Benchmade’s Saddle Mountain 4.2-inch fixed-blade knife is perfect for a variety of situations you will find yourself in outdoors. The strategically placed jimping (notches on the top of the knife for thumb control) and ergonomic shape will make the last cut feel just as effortless as the first. This knife comes with a nylon sheath and will be very useful in your overland travels.

MSRP: $215.00


Snow Peak Cutting Board and Knife Set


Photo: Snow Peak

Photo: Snow Peak

I love cooking in the backcountry and I will not go anywhere without the Snow Peak Cutting Board and Knife Set. The stainless steel chef knife has a carbon handle to ensure tight grip with chopping. The blade rarely needs sharpening and makes meal prep a breeze. I’ve had my Snow Peak set for a decade, I use it on every trip,  and it is better than ever.

MSRP: $55.95


READ MORE: GEAR COLLECTIONS : OVERLAND VEHICLE STORAGE


Folding-Blade

Benchmade Griptillian Folding Knife


Photo: Benchmade

Photo: Benchmade

This large EDC knife (for smaller hands, they do make a mini version of this knife as well) is perfect for nearly every scenario you’ll find yourself in while traveling overland. The 3.45-inch steel blade with nylon handle makes quick work of anything you cut and the knife has a great weight to it when in your hand. I carry mine with me every time I’m out on the trails.

MSRP: $140.00


Gerber Fastball Cleaver


Photo: Gerber

Photo: Gerber

The lightweight, American-made Fastball Cleaver is a light EDC knife with an intuitive finger flipper opening, a bold cleaver blade, and an aircraft-grade aluminum handle. My Fastball goes with me almost everywhere and is a perfect little knife for a variety of uses.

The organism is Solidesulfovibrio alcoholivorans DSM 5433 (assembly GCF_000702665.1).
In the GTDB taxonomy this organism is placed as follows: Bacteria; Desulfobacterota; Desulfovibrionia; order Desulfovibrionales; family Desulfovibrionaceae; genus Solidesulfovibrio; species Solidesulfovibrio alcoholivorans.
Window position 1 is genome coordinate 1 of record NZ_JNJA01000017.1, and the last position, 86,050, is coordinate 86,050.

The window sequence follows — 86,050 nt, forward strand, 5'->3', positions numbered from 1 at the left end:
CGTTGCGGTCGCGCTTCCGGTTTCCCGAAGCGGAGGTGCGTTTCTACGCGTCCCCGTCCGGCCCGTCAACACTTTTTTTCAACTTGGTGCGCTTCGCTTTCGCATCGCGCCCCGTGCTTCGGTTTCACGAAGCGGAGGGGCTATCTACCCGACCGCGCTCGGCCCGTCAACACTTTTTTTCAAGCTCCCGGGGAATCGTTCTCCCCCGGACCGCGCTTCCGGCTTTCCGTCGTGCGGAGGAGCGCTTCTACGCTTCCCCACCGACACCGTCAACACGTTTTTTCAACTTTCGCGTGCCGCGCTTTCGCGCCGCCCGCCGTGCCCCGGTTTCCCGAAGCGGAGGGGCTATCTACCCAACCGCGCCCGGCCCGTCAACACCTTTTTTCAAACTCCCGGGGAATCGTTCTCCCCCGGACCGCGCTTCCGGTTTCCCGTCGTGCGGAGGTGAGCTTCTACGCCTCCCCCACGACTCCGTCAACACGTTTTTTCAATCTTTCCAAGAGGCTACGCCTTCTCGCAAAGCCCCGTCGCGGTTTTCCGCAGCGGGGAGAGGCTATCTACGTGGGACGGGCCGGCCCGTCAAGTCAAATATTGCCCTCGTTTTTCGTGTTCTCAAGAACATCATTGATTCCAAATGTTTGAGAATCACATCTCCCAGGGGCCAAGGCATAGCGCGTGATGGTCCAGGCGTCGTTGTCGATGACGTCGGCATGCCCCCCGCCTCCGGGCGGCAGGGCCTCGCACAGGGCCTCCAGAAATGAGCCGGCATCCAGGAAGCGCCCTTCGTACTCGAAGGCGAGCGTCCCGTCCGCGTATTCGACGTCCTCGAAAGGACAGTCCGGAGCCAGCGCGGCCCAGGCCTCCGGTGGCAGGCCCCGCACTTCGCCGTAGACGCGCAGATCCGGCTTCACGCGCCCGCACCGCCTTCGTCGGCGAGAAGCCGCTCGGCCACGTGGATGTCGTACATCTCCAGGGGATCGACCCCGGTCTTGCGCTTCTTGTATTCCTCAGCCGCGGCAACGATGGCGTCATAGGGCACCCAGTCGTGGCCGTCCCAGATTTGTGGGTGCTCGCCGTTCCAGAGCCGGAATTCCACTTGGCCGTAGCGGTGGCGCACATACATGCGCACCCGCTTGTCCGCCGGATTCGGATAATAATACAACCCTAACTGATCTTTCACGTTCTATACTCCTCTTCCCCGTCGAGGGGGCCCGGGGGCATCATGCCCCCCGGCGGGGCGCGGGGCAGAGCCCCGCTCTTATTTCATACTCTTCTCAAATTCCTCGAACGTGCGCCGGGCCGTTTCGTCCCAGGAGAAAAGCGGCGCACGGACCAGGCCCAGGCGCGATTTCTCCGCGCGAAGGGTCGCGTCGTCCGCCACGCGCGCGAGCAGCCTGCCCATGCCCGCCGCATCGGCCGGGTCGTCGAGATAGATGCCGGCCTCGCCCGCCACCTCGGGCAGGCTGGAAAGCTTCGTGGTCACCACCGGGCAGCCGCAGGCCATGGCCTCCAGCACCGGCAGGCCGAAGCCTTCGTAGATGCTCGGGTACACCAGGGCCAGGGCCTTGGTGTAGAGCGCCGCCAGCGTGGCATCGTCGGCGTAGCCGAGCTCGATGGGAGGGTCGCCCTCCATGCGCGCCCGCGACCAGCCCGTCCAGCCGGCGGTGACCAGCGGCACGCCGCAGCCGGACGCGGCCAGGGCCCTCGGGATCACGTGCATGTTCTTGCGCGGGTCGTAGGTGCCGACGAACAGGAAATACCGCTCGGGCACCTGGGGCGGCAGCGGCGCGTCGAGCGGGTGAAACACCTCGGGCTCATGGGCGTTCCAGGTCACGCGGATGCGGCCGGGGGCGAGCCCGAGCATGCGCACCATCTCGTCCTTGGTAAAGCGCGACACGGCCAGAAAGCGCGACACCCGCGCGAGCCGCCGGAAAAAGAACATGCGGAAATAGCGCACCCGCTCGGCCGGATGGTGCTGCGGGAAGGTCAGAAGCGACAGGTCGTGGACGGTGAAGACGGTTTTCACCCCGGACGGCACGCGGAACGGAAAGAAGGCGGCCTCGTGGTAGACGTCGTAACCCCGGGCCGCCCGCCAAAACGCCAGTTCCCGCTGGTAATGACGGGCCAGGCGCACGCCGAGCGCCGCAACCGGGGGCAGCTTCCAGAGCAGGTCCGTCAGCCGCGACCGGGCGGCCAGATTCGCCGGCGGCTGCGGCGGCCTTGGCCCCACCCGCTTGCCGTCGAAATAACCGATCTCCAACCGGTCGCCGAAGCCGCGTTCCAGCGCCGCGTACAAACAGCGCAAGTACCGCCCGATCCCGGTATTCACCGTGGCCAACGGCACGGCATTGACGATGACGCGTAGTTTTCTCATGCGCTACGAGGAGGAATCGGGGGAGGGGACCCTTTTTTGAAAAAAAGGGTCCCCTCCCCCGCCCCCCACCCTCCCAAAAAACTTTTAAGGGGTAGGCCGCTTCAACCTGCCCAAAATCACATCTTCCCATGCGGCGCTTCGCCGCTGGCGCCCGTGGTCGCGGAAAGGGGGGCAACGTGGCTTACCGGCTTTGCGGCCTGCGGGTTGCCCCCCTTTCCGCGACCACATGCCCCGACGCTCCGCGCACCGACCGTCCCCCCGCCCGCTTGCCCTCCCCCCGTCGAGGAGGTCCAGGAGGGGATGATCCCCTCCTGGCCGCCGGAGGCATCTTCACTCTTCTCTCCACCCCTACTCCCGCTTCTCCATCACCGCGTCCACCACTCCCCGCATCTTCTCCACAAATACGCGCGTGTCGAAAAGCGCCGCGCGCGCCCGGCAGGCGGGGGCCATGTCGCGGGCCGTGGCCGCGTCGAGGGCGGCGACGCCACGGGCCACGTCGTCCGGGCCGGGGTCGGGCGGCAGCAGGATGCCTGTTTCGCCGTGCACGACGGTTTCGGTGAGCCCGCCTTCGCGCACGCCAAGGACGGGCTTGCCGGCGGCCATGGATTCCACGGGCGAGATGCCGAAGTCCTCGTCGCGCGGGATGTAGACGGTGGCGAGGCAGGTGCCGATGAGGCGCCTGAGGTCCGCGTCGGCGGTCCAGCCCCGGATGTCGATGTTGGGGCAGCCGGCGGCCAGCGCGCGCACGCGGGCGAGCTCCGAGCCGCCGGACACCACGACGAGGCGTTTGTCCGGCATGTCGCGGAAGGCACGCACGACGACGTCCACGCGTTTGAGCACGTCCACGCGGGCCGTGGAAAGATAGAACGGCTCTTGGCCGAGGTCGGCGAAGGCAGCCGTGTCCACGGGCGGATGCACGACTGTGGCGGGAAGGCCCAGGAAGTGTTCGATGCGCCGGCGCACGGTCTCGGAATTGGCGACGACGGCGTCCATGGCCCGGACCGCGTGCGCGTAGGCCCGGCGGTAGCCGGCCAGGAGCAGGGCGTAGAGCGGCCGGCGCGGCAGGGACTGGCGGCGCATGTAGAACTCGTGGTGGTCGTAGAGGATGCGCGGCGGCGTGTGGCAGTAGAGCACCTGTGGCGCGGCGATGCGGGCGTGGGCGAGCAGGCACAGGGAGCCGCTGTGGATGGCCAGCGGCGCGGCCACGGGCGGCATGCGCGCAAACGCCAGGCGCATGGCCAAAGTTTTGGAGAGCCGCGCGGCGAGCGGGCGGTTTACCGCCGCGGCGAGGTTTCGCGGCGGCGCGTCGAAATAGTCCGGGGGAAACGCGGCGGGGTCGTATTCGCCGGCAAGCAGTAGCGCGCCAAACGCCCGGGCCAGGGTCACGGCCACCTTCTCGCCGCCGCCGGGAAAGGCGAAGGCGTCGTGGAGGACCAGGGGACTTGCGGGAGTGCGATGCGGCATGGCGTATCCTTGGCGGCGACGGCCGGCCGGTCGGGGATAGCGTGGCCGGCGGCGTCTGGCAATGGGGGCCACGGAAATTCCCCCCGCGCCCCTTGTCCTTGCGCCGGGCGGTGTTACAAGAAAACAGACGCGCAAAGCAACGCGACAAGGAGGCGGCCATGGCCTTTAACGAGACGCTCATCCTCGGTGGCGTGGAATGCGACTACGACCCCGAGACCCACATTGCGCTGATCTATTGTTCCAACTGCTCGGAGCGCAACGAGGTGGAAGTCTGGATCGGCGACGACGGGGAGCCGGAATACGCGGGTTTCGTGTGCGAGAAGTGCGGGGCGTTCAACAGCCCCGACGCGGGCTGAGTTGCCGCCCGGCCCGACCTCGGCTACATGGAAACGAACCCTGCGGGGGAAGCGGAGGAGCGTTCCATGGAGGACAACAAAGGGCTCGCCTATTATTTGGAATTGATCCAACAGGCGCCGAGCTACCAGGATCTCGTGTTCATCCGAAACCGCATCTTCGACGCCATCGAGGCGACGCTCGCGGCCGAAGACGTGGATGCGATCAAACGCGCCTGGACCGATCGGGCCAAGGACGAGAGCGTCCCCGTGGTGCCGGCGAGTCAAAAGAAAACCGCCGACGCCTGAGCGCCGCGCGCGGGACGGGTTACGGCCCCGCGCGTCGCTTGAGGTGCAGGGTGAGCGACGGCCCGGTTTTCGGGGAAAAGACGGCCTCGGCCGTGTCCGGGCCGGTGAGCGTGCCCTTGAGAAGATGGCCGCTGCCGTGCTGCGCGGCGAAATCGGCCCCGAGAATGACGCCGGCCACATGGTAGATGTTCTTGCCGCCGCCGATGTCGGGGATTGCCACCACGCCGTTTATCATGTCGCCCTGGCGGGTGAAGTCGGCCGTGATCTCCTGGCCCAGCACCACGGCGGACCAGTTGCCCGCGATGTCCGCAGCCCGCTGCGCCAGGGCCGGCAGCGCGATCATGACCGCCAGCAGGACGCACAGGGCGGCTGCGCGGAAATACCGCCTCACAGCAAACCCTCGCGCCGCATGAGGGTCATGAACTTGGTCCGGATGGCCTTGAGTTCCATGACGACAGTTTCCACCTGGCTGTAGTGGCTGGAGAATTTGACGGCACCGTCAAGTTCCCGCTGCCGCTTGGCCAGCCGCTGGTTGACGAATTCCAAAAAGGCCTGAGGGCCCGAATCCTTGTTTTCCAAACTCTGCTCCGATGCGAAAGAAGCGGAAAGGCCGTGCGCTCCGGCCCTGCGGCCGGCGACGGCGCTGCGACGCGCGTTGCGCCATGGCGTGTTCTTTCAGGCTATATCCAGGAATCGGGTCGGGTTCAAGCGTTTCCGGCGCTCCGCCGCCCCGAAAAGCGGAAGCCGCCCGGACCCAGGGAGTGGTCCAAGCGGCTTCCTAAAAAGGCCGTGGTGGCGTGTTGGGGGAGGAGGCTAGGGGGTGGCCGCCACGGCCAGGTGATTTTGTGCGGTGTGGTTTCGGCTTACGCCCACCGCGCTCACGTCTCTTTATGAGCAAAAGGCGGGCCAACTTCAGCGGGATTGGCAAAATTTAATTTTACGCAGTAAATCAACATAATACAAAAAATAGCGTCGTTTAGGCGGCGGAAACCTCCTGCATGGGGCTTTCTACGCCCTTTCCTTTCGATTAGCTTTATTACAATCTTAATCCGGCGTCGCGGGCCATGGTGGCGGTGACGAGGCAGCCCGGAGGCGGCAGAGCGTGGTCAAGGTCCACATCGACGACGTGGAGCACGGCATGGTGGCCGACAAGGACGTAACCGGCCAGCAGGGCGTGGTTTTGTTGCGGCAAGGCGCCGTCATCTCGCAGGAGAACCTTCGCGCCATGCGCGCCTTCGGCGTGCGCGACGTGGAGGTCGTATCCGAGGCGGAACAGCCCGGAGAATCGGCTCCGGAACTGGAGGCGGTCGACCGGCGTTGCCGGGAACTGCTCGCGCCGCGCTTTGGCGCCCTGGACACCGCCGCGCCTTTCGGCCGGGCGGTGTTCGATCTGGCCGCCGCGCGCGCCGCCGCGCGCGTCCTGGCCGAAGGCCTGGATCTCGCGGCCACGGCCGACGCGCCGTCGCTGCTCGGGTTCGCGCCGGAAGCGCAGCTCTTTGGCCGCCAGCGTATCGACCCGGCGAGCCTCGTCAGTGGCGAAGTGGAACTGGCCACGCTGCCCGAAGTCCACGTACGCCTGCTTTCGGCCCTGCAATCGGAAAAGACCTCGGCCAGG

MSRP: $140.00


CRKT Overland


Photo: CRKT

Photo: CRKT

I included this blade not because of the “overland” moniker, but because it is a rugged, inexpensive knife designed for multiple duties around camp – or in your vehicle. From cutting and stripping wire to slicing your evening steak fresh off the grill, you’ll get a ton of use out of the CRKT Overland.

MSRP: $54.99


Multi Tool

Leatherman Skeletool CX


Photo: Leatherman

Photo: Leatherman

The sleek Leatherman Skeletool CX multi-tool gets you back to the basics. It has only the most necessary of multi-tool features, because sometimes that’s all you need. The all steel multitool features a blade, needlenose and regular pliers, wire cutters, four bits (Phillips #1 and #2 bits and 3/16 in. and 1/4 in. flathead bits), a bit driver, and a bottle opener.

MSRP: $79.95


The best way to know what knife is right for you is to get out there and use one. You’ll know pretty quickly what works for you and what doesn’t. There are lots of companies like Benchmade and Gerber who will customize knives to work for you, not against you.

Whatever knife you end up using, take care of it and it will last you for decades.


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AUTHOR: ANTHONY SICOLA

Anthony is the Director of Sales for Overland Expo and travels extensively with his wife Astrid and his dog Sir Digby in his 1994 Toyota Land Cruiser, nicknamed Hank the Tank. Follow his adventures on Instagram @overlandnomads


Header photo: Benchmade

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Photo by Brett Willhelm